Authored by: Carol Shirk
2020 has been a challenging and unusual year. The gardening season was unusual as well, as I encountered considerably more fungi than I have seen in the past. While none of these fungi are pathogenic (disease-causing), they are a site to behold, and worthy of discussion.
As you do your late fall clean up, you may still find what I consider a most fascinating local (and global) specimen: Bird’s nest fungi. Commonly found on wood mulch, these tiny (¼ to ½ inch) cup-like structures look like brownish-grey miniature bird’s nests with even tinier white eggs in them. They grow in masses and are easy to miss unless you look closely. The “eggs” are spore containing structures that splash out when hit by rain, traveling a yard or more. When they dry, they split open and release their spores to spread further. This fungus is not harmful to plants, animals, nor children, but children do find the fairy-like structures appealing.
Another common but less visually appealing fungi prevalent this summer was dog vomit slime mold. The name says it all; it really looks like dog vomit or perhaps scrambled eggs. While not a true fungus (it belongs to a unique group of organisms called myxomycetes), it looks worse than it is. It comes in white, yellow, red, or orange and can spread rapidly in just a few hours. It often germinates after a heavy rain, which we experienced frequently this summer. It is harmless and can be controlled by breaking it up and allowing it to dry out. Alternatively, use a hand lens and explore the fascinating structure while it lasts or capture some and bring it inside as a science project.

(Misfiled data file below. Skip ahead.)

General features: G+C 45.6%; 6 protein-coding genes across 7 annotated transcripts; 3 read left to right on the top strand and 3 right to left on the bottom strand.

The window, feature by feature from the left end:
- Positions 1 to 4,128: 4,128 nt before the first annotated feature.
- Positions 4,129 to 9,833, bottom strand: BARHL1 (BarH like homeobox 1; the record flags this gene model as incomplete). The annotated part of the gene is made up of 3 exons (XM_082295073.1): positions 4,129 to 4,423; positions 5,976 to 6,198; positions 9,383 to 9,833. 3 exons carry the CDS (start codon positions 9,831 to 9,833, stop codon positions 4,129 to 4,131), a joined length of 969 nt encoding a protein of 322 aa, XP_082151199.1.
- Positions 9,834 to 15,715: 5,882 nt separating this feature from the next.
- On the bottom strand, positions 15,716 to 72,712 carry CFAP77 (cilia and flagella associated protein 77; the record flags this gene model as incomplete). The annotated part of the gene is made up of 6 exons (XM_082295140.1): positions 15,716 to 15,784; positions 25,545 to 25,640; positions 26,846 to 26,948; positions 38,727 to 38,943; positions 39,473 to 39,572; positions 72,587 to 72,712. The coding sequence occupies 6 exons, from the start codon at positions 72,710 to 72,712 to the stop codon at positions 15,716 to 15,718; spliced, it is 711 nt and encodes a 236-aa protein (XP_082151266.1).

Stinkhorns are a bit shocking to someone who sees them for the first time because they strongly resemble a part of the male anatomy. However, the disagreeable smell (akin to rotting flesh) emitted from the slime produced from the mature tips give this fungus its name. The smell attracts flies and other insects that carry spores to new locations for reproduction. They spring up rather rapidly (sometimes four to six inches per hour), but are also harmless, and are relatively short lived. The immature forms are soft bodied, inch-long egg like structures, causing gardeners who stumble across them to mistake them for bird or reptile eggs. However, if they are cut apart longitudinally, the mushroom like structure is apparent. There is no fungicide treatment for this specimen, but reducing the moisture in the area is helpful.
Fungi like these come and go during the humid Wisconsin growing seasons. These and other fungal structures, including various mushrooms, will appear in the landscape. This is not an indicator of disease or poor soil health. Fungus grows on dead organic matter and recycles that plant debris into usable nutrients that improve soil fertility. Fungus cannot be completely eradicated, and we should not want that, as they provide powerful benefits to the soil. Do not always assume that a sprouting of mushrooms or fungus is something to be avoided. Certainly, if you are concerned about a child or pet picking and eating something hazardous, then remove it. Otherwise, embrace the unique beauty and be grateful for the benefits
Certified Master Gardener